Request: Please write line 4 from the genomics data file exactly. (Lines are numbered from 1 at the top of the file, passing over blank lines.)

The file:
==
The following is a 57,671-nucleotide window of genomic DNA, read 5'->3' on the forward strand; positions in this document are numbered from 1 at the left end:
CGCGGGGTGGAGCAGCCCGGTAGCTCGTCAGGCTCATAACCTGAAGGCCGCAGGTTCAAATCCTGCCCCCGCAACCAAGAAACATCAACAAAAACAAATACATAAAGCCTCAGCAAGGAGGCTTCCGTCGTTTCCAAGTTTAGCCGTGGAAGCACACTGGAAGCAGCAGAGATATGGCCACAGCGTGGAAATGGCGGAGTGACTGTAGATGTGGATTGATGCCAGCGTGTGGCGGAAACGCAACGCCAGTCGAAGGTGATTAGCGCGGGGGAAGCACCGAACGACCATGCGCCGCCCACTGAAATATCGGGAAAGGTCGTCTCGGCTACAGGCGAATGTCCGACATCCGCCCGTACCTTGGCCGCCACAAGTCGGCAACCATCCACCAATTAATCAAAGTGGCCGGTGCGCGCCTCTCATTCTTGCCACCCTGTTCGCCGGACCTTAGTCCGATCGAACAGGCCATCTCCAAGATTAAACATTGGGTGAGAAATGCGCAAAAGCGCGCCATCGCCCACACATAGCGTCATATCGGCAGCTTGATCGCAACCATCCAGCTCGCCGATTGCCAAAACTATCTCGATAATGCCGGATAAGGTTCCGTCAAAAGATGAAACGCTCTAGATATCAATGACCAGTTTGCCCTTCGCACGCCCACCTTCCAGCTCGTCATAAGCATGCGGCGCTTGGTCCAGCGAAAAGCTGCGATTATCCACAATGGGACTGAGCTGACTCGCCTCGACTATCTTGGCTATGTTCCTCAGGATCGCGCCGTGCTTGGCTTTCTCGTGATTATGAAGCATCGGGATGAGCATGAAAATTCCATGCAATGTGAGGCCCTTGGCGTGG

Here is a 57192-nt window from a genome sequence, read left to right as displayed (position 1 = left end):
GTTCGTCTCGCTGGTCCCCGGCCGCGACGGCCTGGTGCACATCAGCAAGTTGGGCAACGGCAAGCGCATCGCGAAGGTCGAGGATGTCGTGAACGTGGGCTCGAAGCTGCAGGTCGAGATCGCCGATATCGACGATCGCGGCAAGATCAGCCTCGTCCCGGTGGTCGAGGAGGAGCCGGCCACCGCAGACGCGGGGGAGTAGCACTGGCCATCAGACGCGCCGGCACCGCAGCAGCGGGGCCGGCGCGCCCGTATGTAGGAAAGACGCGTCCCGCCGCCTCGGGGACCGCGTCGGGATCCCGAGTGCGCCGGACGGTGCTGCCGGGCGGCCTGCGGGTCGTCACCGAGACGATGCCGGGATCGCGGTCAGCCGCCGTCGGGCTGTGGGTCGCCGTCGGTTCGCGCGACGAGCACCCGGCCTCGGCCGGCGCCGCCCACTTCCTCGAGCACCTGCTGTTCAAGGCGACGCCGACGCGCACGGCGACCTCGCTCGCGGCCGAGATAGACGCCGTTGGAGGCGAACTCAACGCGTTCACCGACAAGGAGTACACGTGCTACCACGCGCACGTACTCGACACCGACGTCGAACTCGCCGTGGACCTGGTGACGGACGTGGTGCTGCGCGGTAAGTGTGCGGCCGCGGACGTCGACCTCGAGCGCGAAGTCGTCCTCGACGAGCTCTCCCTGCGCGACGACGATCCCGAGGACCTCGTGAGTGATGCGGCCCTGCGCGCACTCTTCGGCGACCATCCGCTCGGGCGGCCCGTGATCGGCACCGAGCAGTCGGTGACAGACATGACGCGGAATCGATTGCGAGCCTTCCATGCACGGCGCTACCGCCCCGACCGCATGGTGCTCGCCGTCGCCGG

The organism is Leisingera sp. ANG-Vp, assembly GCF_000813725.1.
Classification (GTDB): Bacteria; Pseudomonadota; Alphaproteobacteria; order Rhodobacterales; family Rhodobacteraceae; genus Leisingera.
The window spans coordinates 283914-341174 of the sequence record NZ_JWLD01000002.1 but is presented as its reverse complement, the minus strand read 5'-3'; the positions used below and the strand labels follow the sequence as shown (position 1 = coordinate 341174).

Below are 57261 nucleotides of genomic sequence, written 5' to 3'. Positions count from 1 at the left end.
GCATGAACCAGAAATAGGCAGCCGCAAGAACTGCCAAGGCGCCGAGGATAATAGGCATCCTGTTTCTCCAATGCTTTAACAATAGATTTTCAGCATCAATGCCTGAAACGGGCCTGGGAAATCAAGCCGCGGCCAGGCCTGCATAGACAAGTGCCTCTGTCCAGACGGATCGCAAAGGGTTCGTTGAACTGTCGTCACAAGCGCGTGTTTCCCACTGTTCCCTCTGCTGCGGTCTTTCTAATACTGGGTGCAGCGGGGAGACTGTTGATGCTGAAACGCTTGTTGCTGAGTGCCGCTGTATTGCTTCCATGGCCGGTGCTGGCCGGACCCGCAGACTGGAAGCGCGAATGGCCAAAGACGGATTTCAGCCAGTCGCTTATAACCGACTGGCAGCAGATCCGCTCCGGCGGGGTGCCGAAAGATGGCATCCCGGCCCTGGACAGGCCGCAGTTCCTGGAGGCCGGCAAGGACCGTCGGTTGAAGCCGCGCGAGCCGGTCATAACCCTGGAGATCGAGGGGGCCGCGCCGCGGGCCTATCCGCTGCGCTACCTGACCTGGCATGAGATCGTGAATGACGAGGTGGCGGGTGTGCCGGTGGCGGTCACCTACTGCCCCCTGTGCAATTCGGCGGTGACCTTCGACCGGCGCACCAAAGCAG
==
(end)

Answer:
GTTCGTCTCGCTGGTCCCCGGCCGCGACGGCCTGGTGCACATCAGCAAGTTGGGCAACGGCAAGCGCATCGCGAAGGTCGAGGATGTCGTGAACGTGGGCTCGAAGCTGCAGGTCGAGATCGCCGATATCGACGATCGCGGCAAGATCAGCCTCGTCCCGGTGGTCGAGGAGGAGCCGGCCACCGCAGACGCGGGGGAGTAGCACTGGCCATCAGACGCGCCGGCACCGCAGCAGCGGGGCCGGCGCGCCCGTATGTAGGAAAGACGCGTCCCGCCGCCTCGGGGACCGCGTCGGGATCCCGAGTGCGCCGGACGGTGCTGCCGGGCGGCCTGCGGGTCGTCACCGAGACGATGCCGGGATCGCGGTCAGCCGCCGTCGGGCTGTGGGTCGCCGTCGGTTCGCGCGACGAGCACCCGGCCTCGGCCGGCGCCGCCCACTTCCTCGAGCACCTGCTGTTCAAGGCGACGCCGACGCGCACGGCGACCTCGCTCGCGGCCGAGATAGACGCCGTTGGAGGCGAACTCAACGCGTTCACCGACAAGGAGTACACGTGCTACCACGCGCACGTACTCGACACCGACGTCGAACTCGCCGTGGACCTGGTGACGGACGTGGTGCTGCGCGGTAAGTGTGCGGCCGCGGACGTCGACCTCGAGCGCGAAGTCGTCCTCGACGAGCTCTCCCTGCGCGACGACGATCCCGAGGACCTCGTGAGTGATGCGGCCCTGCGCGCACTCTTCGGCGACCATCCGCTCGGGCGGCCCGTGATCGGCACCGAGCAGTCGGTGACAGACATGACGCGGAATCGATTGCGAGCCTTCCATGCACGGCGCTACCGCCCCGACCGCATGGTGCTCGCCGTCGCCGG